This praise is also where Oh My Goods! suffers, primarily because it’s not a big box euro-style game. It is rife with the randomness that many more intricate games in this genre look to eliminate. The game provides an experience much bigger than itself, but when that experience inevitably betrays you – by flipping a 12 card market consisting solely of wood… – it hits much harder as you’re sucked back to the reality of a small box multi-use card game.

Still, I find Oh My Goods! to be nothing short of a collection essential. Given its price and size weighted against the value of the gameplay experience, I can see no reason not to own a copy to have forever. It’s an unassuming card game that can easily displace a big box title during game night, and it provides the right mix of calculation and randomness to successfully appease a variety of players. Fully recognizing its faults, I still sing its praises and chuckle happily every time I say its ridiculous title when pitching the game to new players.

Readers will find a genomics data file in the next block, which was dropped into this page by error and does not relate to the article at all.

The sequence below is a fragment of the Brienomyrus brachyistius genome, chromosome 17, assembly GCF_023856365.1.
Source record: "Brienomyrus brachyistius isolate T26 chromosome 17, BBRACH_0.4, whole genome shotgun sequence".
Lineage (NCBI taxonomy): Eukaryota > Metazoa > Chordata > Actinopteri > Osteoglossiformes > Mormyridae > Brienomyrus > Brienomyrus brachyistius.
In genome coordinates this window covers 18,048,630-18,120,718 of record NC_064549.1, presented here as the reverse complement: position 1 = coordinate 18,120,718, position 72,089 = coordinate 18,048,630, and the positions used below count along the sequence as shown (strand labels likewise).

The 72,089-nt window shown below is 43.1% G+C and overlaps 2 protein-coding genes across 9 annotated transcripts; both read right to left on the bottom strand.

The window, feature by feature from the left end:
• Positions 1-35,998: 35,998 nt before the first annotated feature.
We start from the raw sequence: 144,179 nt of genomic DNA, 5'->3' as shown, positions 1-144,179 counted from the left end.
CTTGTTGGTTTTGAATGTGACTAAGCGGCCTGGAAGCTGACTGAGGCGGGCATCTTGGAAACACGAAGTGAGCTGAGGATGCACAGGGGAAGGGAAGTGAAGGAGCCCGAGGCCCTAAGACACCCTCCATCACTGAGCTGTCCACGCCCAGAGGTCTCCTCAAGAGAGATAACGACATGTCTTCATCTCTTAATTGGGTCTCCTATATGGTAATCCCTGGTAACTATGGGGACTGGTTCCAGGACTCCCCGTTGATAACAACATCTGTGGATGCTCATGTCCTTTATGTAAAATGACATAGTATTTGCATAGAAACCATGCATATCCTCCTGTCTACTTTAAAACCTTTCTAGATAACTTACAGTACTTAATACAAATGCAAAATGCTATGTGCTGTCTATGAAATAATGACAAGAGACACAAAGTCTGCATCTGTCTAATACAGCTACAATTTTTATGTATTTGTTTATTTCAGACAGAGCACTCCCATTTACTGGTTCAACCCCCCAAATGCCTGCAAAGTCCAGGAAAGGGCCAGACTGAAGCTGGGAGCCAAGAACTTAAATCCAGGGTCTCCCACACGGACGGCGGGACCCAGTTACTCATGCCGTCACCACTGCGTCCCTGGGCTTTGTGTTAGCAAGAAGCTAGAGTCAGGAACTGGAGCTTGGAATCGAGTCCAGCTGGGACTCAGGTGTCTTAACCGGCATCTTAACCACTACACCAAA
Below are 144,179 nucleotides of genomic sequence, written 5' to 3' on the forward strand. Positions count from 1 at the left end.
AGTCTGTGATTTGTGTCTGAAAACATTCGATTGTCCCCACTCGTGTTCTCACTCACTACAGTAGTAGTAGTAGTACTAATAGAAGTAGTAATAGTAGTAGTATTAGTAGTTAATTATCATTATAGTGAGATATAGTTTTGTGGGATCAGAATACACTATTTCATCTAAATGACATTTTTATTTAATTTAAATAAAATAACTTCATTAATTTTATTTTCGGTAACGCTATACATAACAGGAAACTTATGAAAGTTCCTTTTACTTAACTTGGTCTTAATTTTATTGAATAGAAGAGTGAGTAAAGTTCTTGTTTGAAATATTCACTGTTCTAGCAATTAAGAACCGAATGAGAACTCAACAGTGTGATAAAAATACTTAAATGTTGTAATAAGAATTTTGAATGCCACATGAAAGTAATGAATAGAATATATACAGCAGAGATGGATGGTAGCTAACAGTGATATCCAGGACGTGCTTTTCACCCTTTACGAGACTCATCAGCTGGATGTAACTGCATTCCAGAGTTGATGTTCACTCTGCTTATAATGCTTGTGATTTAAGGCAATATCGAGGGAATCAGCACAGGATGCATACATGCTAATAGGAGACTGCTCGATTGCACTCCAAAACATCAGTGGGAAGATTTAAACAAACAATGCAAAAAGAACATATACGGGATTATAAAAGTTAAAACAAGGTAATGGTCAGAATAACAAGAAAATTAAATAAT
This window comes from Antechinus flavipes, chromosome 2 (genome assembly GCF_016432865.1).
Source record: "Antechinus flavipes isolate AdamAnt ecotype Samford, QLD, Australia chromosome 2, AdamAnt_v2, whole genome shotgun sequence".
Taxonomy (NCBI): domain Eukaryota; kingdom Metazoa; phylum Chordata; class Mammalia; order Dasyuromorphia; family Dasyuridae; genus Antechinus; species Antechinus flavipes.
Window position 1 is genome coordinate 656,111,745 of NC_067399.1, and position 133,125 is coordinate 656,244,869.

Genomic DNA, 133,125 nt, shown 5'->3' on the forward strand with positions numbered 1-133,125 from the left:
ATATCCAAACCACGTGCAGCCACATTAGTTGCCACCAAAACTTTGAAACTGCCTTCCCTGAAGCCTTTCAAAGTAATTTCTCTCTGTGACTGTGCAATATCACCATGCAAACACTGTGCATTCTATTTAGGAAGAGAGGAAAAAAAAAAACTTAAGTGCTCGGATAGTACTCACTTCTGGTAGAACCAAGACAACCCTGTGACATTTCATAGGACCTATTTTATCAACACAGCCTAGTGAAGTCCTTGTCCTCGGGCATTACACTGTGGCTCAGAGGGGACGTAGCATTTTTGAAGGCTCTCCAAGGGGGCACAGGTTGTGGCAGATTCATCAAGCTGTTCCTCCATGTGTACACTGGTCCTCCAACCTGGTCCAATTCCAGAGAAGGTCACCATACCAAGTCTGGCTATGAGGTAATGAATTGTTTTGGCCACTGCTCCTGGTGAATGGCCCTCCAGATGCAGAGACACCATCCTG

League Ruling